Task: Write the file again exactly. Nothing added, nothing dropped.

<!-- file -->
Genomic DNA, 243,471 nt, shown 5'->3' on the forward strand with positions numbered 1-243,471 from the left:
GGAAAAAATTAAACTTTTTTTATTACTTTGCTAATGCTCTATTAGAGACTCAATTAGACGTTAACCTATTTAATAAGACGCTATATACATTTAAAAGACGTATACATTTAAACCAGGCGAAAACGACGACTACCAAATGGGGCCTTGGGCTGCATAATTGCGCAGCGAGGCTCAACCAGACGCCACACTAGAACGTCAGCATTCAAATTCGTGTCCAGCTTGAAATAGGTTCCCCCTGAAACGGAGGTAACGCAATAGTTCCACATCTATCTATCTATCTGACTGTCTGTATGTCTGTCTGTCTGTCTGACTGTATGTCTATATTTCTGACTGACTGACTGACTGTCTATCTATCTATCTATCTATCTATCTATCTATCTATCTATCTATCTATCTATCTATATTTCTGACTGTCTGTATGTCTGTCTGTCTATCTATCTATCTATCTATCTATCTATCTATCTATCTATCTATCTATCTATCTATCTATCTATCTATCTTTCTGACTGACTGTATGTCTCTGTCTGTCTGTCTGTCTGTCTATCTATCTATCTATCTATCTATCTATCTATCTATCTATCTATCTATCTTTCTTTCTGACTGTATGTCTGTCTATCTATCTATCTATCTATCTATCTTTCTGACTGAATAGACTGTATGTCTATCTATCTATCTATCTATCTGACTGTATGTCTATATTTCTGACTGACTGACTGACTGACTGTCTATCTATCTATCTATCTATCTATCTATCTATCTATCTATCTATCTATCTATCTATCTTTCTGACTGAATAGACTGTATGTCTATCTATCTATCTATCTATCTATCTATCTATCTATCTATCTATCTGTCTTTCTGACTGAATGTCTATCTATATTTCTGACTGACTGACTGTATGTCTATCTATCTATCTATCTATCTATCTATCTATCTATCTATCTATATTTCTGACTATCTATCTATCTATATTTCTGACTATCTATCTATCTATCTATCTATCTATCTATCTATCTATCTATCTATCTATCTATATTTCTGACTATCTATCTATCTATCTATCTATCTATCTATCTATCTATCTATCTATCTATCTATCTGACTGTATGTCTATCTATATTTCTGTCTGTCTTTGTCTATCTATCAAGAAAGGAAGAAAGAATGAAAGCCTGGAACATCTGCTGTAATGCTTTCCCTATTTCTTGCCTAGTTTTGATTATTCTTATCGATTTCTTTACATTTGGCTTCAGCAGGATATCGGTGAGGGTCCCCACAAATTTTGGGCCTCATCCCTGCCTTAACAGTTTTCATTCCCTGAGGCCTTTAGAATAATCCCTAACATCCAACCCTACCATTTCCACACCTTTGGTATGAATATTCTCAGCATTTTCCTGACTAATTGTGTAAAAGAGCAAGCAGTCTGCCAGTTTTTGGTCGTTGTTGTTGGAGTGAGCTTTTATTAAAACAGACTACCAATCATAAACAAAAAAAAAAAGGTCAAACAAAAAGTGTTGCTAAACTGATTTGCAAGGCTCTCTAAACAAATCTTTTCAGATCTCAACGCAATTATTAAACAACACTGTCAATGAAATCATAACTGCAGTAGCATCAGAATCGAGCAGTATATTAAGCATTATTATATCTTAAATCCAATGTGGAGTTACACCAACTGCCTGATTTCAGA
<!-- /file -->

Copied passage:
Genomic DNA, 243,471 nt, shown 5'->3' on the forward strand with positions numbered 1-243,471 from the left:
GGAAAAAATTAAACTTTTTTTATTACTTTGCTAATGCTCTATTAGAGACTCAATTAGACGTTAACCTATTTAATAAGACGCTATATACATTTAAAAGACGTATACATTTAAACCAGGCGAAAACGACGACTACCAAATGGGGCCTTGGGCTGCATAATTGCGCAGCGAGGCTCAACCAGACGCCACACTAGAACGTCAGCATTCAAATTCGTGTCCAGCTTGAAATAGGTTCCCCCTGAAACGGAGGTAACGCAATAGTTCCACATCTATCTATCTATCTGACTGTCTGTATGTCTGTCTGTCTGTCTGACTGTATGTCTATATTTCTGACTGACTGACTGACTGTCTATCTATCTATCTATCTATCTATCTATCTATCTATCTATCTATCTATCTATCTATATTTCTGACTGTCTGTATGTCTGTCTGTCTATCTATCTATCTATCTATCTATCTATCTATCTATCTATCTATCTATCTATCTATCTATCTATCTATCTTTCTGACTGACTGTATGTCTCTGTCTGTCTGTCTGTCTGTCTATCTATCTATCTATCTATCTATCTATCTATCTATCTATCTATCTATCTTTCTTTCTGACTGTATGTCTGTCTATCTATCTATCTATCTATCTATCTTTCTGACTGAATAGACTGTATGTCTATCTATCTATCTATCTATCTGACTGTATGTCTATATTTCTGACTGACTGACTGACTGACTGTCTATCTATCTATCTATCTATCTATCTATCTATCTATCTATCTATCTATCTATCTATCTTTCTGACTGAATAGACTGTATGTCTATCTATCTATCTATCTATCTATCTATCTATCTATCTATCTATCTGTCTTTCTGACTGAATGTCTATCTATATTTCTGACTGACTGACTGTATGTCTATCTATCTATCTATCTATCTATCTATCTATCTATCTATCTATATTTCTGACTATCTATCTATCTATATTTCTGACTATCTATCTATCTATCTATCTATCTATCTATCTATCTATCTATCTATCTATCTATATTTCTGACTATCTATCTATCTATCTATCTATCTATCTATCTATCTATCTATCTATCTATCTATCTGACTGTATGTCTATCTATATTTCTGTCTGTCTTTGTCTATCTATCAAGAAAGGAAGAAAGAATGAAAGCCTGGAACATCTGCTGTAATGCTTTCCCTATTTCTTGCCTAGTTTTGATTATTCTTATCGATTTCTTTACATTTGGCTTCAGCAGGATATCGGTGAGGGTCCCCACAAATTTTGGGCCTCATCCCTGCCTTAACAGTTTTCATTCCCTGAGGCCTTTAGAATAATCCCTAACATCCAACCCTACCATTTCCACACCTTTGGTATGAATATTCTCAGCATTTTCCTGACTAATTGTGTAAAAGAGCAAGCAGTCTGCCAGTTTTTGGTCGTTGTTGTTGGAGTGAGCTTTTATTAAAACAGACTACCAATCATAAACAAAAAAAAAAAGGTCAAACAAAAAGTGTTGCTAAACTGATTTGCAAGGCTCTCTAAACAAATCTTTTCAGATCTCAACGCAATTATTAAACAACACTGTCAATGAAATCATAACTGCAGTAGCATCAGAATCGAGCAGTATATTAAGCATTATTATATCTTAAATCCAATGTGGAGTTACACCAACTGCCTGATTTCAGA